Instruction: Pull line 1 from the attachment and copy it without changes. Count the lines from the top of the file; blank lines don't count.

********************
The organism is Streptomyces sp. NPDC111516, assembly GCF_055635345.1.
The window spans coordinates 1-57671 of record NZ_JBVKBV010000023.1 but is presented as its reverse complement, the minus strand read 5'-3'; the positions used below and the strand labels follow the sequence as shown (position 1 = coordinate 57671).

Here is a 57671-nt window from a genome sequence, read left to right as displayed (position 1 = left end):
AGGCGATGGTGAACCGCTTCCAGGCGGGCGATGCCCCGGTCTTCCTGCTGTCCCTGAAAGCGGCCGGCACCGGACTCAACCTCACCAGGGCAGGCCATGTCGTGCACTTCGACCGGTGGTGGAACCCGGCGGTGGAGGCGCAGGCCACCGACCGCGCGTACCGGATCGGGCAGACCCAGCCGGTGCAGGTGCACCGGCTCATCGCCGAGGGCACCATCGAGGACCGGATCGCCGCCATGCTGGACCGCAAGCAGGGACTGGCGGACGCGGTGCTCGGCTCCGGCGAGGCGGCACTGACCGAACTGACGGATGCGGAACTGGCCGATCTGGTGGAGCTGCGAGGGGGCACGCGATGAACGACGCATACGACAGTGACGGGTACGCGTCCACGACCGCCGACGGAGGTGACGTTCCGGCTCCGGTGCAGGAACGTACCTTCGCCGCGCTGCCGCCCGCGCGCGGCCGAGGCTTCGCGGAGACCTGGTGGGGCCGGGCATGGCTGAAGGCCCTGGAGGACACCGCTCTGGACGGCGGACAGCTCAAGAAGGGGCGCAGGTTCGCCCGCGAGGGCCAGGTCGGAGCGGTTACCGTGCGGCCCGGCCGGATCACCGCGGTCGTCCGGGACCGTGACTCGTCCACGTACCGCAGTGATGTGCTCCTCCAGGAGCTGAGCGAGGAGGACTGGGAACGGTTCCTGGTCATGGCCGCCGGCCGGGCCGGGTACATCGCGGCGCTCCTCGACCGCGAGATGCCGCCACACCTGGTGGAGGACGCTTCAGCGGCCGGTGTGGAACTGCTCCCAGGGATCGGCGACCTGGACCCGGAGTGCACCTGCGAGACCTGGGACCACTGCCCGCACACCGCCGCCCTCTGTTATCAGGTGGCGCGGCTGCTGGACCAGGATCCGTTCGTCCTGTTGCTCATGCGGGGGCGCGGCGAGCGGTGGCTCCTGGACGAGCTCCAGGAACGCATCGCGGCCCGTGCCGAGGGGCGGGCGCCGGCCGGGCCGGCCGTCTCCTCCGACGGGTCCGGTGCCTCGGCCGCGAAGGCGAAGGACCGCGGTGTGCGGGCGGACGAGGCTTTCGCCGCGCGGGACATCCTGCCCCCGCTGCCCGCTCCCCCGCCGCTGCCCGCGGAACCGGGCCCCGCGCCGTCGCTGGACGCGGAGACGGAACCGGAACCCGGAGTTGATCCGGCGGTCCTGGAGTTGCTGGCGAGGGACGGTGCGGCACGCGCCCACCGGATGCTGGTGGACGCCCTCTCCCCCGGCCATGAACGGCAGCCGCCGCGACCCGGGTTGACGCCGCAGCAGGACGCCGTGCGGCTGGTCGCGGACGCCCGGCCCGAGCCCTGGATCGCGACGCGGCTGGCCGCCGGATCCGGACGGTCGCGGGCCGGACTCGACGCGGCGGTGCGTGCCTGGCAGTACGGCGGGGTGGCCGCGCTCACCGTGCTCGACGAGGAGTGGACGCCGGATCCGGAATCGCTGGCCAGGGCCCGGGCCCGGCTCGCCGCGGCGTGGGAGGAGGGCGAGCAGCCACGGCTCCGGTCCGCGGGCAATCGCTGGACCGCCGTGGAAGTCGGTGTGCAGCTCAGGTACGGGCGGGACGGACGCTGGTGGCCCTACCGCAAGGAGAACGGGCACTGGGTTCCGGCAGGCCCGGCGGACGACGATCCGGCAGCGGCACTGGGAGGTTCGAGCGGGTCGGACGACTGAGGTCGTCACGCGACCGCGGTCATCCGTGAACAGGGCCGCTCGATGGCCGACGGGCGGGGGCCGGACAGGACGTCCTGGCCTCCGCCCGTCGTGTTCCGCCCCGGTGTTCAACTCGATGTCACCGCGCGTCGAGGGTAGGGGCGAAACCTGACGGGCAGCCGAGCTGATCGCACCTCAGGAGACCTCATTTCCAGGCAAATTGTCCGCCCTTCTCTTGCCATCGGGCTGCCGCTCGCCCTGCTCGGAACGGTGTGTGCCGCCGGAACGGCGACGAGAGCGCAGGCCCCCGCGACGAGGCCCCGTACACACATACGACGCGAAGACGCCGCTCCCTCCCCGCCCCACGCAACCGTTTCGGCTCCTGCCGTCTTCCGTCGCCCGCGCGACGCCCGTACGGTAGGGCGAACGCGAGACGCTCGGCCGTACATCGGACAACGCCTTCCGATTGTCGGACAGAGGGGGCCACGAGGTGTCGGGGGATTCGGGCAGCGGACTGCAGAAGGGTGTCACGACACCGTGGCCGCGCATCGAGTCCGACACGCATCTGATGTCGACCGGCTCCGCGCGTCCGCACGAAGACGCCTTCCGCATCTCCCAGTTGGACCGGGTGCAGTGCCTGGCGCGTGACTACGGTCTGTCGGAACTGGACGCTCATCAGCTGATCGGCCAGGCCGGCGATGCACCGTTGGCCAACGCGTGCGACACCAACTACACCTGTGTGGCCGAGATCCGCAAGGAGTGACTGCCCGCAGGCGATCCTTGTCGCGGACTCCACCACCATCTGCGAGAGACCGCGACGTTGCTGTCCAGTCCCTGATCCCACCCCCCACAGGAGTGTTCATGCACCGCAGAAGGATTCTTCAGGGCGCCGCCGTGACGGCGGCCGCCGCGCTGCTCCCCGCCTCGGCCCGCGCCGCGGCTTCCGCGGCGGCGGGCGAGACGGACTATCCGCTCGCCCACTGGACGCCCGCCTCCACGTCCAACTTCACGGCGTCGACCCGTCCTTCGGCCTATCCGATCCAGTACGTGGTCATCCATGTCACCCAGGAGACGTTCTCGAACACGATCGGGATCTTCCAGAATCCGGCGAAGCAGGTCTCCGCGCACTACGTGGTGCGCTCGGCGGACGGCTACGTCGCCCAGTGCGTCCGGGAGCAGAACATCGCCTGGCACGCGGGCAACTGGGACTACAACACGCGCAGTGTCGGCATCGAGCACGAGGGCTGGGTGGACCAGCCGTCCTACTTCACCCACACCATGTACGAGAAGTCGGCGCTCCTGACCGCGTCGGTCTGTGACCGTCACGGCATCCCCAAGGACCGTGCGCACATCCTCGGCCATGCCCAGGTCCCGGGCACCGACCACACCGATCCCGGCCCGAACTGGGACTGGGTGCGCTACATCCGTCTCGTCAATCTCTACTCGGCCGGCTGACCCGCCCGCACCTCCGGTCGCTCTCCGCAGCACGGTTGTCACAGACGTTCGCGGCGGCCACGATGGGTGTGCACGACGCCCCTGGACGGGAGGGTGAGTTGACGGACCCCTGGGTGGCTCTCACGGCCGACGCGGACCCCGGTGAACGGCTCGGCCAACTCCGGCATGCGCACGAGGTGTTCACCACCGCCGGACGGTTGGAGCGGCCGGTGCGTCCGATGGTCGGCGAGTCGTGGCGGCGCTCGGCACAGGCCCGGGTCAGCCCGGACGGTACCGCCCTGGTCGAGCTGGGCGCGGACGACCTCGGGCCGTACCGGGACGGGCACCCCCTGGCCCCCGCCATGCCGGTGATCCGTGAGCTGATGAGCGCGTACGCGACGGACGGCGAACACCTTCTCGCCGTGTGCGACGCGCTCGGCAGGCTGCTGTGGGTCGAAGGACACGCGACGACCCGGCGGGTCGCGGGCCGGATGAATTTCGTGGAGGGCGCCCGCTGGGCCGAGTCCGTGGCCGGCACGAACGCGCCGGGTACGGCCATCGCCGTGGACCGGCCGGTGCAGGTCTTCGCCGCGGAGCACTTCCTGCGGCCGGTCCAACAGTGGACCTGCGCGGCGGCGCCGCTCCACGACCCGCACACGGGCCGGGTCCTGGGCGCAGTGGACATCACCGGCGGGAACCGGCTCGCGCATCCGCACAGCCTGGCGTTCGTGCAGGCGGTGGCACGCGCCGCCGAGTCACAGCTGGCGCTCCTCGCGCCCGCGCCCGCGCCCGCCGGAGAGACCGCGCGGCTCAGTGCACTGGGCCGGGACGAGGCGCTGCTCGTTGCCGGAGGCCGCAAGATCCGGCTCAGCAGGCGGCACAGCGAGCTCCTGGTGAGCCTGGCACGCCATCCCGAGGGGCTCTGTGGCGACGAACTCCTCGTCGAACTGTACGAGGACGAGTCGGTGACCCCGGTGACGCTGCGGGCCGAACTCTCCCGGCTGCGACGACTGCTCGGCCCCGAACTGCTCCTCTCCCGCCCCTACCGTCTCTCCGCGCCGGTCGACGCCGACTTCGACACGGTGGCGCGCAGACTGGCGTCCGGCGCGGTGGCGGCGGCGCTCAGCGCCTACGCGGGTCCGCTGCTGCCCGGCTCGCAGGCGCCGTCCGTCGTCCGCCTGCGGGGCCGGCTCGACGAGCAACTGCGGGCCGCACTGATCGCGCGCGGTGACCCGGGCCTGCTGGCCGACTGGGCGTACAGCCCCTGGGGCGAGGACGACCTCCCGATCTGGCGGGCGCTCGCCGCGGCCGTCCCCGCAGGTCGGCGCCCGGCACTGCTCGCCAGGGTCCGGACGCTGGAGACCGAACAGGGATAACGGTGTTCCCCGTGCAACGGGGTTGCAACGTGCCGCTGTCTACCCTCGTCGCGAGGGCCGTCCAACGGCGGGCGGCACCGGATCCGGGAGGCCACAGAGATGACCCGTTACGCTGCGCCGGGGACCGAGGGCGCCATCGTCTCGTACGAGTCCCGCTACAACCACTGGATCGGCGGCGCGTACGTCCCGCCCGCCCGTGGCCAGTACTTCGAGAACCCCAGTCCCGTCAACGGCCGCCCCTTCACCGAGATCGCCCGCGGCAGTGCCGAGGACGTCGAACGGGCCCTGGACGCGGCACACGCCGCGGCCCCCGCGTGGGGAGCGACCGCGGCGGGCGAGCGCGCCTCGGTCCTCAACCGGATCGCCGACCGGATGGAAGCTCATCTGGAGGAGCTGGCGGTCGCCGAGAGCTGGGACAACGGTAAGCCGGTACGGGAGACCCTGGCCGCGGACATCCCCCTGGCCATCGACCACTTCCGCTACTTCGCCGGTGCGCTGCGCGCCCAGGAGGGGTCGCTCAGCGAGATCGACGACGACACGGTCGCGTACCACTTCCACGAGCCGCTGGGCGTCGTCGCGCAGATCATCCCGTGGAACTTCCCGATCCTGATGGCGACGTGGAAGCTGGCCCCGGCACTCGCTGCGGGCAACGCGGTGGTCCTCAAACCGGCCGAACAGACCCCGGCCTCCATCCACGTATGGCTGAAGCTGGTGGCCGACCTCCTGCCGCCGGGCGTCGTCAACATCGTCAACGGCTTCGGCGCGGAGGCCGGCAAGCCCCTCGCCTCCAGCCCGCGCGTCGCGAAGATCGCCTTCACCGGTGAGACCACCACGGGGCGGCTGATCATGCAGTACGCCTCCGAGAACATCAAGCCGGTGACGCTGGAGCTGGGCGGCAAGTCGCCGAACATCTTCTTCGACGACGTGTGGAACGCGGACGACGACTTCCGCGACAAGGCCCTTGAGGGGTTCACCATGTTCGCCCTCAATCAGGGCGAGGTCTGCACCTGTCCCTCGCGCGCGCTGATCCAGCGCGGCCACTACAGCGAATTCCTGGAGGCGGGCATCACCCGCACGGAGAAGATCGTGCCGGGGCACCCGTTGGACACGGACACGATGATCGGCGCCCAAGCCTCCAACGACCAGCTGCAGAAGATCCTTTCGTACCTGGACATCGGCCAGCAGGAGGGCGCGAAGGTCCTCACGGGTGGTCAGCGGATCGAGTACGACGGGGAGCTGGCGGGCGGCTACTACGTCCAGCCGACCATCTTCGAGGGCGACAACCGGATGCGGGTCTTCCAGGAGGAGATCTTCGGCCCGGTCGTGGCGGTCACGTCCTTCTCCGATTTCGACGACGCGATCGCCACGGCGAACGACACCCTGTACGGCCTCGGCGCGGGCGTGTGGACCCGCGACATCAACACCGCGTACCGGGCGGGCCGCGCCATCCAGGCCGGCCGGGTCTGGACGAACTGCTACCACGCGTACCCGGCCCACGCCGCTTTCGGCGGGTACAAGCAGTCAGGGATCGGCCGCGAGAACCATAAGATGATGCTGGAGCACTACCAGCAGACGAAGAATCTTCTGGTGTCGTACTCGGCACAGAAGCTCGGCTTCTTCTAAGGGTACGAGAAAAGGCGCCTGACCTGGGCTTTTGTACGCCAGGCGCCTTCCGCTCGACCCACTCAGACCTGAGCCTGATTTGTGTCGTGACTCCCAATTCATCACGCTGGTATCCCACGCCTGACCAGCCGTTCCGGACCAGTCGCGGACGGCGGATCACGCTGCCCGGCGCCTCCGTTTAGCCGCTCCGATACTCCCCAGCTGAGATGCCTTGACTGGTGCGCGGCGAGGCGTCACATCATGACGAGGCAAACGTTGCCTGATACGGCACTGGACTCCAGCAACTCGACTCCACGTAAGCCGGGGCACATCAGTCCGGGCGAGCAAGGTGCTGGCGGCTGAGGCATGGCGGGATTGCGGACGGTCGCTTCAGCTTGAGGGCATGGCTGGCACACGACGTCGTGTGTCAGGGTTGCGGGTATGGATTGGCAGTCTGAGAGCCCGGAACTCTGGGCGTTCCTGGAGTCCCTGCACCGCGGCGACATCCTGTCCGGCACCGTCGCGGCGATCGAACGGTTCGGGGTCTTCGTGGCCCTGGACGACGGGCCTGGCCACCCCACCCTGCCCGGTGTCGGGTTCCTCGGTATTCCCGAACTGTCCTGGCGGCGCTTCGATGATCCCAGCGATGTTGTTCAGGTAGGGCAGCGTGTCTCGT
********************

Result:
The organism is Streptomyces sp. NPDC111516, assembly GCF_055635345.1.